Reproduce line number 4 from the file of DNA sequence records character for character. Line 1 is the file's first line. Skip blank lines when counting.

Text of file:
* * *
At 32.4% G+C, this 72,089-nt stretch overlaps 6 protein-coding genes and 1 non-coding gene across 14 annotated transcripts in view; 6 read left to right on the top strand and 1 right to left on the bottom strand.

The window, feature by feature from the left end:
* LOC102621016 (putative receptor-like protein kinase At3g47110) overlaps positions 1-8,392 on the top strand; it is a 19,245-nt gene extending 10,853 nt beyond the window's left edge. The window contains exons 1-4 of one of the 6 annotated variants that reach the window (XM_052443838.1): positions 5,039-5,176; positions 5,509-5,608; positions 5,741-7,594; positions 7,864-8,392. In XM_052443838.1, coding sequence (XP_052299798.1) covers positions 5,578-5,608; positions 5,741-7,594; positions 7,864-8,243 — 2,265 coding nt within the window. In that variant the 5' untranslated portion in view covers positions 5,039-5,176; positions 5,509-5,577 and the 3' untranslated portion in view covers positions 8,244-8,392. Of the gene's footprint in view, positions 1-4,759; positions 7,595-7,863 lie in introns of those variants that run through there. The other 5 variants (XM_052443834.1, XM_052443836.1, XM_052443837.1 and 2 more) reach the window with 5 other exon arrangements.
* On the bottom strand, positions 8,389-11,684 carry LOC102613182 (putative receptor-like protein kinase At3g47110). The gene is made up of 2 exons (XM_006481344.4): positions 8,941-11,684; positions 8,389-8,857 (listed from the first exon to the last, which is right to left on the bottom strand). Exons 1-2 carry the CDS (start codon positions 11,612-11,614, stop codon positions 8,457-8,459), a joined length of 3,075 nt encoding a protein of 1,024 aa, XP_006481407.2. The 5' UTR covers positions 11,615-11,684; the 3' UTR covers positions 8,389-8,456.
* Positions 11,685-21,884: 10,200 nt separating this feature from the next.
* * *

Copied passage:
* On the bottom strand, positions 8,389-11,684 carry LOC102613182 (putative receptor-like protein kinase At3g47110). The gene is made up of 2 exons (XM_006481344.4): positions 8,941-11,684; positions 8,389-8,857 (listed from the first exon to the last, which is right to left on the bottom strand). Exons 1-2 carry the CDS (start codon positions 11,612-11,614, stop codon positions 8,457-8,459), a joined length of 3,075 nt encoding a protein of 1,024 aa, XP_006481407.2. The 5' UTR covers positions 11,615-11,684; the 3' UTR covers positions 8,389-8,456.